When he was asked what art poetry is and what a poet actually does, renowned and legendary man of verse Allen Ginsberg replied: “Poetry is not an expression of the party line. It’s a time of the night, lying in bed, thinking what you really think; making the private world public.”
Little wonder, both fun lovers and artistic minds are increasingly getting captivated and attracted to the verse for entertainment.
Huge audiences tune in to poetry programmes on radio stations while thousands turn up for poetry shows, be it at Robin’s Park in Blantyre, the Great Hall in Zomba and ICA Marquee in Lilongwe.
To spice up the party, Lilongwe-based Christian CANtv has gone a step further by introducing a television poetry recital programme.
According to Chris Roka, co-producer and presenter of the programme, CAN intends to serve an audience which they feel has been left out due to their different daily schedules.
He further explains that the aim for the programme is to provide a forum for talented poets with a special focus on those who compose spiritually uplifting verses.
“We want to influence the visual senses of our audience. We are already running trial broadcasts and a fully-fledged programme is rolling out pretty soon, probably end August or early September,” explains Roka.
The programme, called Mlakatuli, is exquisitely presented with some richness of styles.
“It’s a one-hour programme airing on weekends and it was arrived at after observing the massive interest that people are having in poetry in recent times. As such, CAN radio and television wanted to give people what they like at the right time,” states Roka, who presents the programme alongside ChikondiChadza.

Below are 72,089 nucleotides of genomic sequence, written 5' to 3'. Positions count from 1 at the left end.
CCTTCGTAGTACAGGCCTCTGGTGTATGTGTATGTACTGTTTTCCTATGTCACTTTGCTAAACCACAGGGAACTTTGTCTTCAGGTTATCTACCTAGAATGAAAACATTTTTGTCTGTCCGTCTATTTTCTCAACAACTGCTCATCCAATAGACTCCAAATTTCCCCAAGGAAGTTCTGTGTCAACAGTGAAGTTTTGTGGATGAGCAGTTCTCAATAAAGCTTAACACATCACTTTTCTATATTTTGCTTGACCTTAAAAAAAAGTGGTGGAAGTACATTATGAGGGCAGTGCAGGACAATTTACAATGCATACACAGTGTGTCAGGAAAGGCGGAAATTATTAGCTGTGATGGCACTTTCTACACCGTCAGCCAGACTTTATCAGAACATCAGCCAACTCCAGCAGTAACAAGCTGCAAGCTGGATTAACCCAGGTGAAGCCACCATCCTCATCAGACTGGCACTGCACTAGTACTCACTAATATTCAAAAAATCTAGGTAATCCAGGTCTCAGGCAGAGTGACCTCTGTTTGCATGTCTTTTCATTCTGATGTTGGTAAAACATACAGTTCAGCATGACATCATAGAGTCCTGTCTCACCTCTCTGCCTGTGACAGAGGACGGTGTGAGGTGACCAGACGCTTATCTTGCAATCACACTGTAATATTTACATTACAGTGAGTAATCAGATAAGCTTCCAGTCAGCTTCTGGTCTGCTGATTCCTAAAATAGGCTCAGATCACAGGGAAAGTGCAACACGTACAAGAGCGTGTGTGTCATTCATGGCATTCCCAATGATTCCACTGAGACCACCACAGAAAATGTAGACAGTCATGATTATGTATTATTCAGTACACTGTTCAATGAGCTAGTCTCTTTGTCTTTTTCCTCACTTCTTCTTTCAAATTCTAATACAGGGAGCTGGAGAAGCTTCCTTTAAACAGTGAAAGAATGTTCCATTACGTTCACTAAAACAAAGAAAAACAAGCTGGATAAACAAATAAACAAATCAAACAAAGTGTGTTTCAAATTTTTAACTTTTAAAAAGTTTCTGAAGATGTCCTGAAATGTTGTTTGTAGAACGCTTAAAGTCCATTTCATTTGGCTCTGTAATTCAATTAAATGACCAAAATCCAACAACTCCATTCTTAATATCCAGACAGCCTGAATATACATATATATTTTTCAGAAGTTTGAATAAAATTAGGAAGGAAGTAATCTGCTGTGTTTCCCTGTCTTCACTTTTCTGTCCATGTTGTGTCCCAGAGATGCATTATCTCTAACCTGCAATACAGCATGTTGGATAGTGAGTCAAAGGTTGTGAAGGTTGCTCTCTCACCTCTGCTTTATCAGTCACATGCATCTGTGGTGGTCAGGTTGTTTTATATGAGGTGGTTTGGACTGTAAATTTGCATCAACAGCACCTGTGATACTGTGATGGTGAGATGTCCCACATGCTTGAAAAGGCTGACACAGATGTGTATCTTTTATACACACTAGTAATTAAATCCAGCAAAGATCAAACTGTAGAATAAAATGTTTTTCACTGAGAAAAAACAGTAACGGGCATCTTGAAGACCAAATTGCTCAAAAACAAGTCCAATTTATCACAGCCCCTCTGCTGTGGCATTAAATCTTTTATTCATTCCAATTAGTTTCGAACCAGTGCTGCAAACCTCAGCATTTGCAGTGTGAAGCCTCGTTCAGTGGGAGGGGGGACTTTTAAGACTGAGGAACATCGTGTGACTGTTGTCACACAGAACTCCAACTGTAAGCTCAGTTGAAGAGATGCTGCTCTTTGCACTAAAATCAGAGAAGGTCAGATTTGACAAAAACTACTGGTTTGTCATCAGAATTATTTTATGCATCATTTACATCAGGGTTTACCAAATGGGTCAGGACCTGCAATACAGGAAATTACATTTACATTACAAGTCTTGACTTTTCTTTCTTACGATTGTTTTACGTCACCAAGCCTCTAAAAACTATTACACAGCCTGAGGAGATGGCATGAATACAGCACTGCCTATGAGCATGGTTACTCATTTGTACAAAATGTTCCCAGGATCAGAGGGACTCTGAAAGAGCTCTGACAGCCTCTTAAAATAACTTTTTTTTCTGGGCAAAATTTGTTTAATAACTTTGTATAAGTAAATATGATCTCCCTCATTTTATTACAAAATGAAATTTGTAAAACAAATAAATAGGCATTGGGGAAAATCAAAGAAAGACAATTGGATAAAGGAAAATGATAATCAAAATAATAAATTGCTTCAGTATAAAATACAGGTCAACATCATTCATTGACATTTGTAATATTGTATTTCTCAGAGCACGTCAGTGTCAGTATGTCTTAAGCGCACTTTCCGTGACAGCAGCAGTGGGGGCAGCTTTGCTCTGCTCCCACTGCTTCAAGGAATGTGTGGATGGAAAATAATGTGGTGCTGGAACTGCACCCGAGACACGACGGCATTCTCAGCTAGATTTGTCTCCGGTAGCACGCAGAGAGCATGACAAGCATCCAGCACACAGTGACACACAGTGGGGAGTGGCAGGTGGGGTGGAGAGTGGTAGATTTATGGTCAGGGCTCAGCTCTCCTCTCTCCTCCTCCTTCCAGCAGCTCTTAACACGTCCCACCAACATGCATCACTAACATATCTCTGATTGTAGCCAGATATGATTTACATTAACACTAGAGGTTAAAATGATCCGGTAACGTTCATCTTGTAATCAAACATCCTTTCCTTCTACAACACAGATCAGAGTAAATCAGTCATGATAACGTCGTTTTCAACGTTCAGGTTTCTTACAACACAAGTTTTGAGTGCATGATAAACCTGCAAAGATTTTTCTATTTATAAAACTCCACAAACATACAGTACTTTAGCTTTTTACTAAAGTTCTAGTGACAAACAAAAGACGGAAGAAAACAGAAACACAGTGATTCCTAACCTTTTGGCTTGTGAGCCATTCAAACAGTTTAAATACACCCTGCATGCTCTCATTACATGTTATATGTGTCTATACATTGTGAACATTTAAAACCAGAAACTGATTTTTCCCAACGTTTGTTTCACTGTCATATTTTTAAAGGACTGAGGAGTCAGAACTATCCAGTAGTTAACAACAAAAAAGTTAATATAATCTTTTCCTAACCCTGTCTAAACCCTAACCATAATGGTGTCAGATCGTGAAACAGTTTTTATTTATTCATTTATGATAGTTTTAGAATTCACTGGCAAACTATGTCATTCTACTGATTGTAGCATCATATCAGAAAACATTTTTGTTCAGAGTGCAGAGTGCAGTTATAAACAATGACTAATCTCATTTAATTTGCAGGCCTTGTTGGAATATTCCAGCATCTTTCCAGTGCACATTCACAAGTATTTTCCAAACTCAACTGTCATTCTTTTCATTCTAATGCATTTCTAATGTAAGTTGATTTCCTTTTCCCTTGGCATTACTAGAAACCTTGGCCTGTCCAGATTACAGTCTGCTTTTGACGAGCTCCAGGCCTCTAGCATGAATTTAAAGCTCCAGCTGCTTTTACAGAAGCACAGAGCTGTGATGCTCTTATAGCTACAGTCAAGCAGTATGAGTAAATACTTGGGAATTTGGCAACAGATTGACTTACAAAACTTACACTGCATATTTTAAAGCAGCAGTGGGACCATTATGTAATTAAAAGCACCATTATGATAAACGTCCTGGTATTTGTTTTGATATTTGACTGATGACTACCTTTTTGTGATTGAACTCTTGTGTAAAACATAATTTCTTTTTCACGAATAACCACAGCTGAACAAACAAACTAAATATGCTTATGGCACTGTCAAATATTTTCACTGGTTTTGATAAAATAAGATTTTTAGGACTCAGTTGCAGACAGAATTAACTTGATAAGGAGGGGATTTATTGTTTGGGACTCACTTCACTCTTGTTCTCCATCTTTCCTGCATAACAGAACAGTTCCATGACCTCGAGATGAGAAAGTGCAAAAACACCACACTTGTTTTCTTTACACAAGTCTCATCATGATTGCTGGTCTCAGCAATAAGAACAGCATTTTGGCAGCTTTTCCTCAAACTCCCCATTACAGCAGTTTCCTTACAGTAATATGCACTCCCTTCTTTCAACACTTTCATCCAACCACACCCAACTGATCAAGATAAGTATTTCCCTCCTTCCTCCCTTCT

Roka underscores to Society that Mlakatuli will enhance the diversity of the medium for spreading the gospel.
“Apart from promoting and exposing hidden talents and acting as a platform for upcoming and existing poets, the programme wishes to teach and expound the gospel with creativity and innovation. The justification of the programme is that it falls within the domain of CAN’s mission statement in the sense that it delivers the mission of our Lord Jesus Christ to all nations,” he adds.
On how they identify poets for the programme, Roka discloses that preference is given to wordsmiths that weave spiritually encouraging messages.
“We don’t play poems or feature poets anyhow, but we first assess the messages so that we give out something which can motivate and encourage people spiritually. We require poems of good quality and those in-keeping with our vision of making Jesus Christ known to all nations,” says Roka.
He also assures the programme’s followers on its sustainability based on its model.
“We don’t think the programme will die just like that because we have modelled it to be successful. It’s also gender balanced and that’s why my co-host is female. This was done considering that it is not only men who love poetry, women also do. Apart from the regular radio and television programmes, we will also continue to host Mlakatuli Fest just as we did in September 2014 where different poets from across the country performed at Sheaffer ICA Marquee in Lilongwe. The patronage was marvellous and we are planning a bigger event this year,” he discloses.
Felix Njonjonjo Katsoka, president of the Poetry Association of Malawi, has described the programme as a positive development worth adopting by all television stations in the country.
“Much as us, poets, haven’t ventured into video productions, we hope this initiative and, of course, the coming of so many television stations, would help us grow and diversify. People are increasingly demanding that poets be as innovative as possible so as to move with the times. I believe that such initiatives as CANtv’s will spur us into producing poetry videos and we will strive to be more creative and come up with works that are of higher standards to appeal to television audiences,” he explains.
Katsoka then asks producers to involve the poets in the actual conceptualisation of such programmes.
“It’s important to get us involved so as to inform proper programming and make them more lively and appreciated. The stations themselves also need to be creative in terms of how they will be selecting poets to be featured in their programmes,” states Katsoka.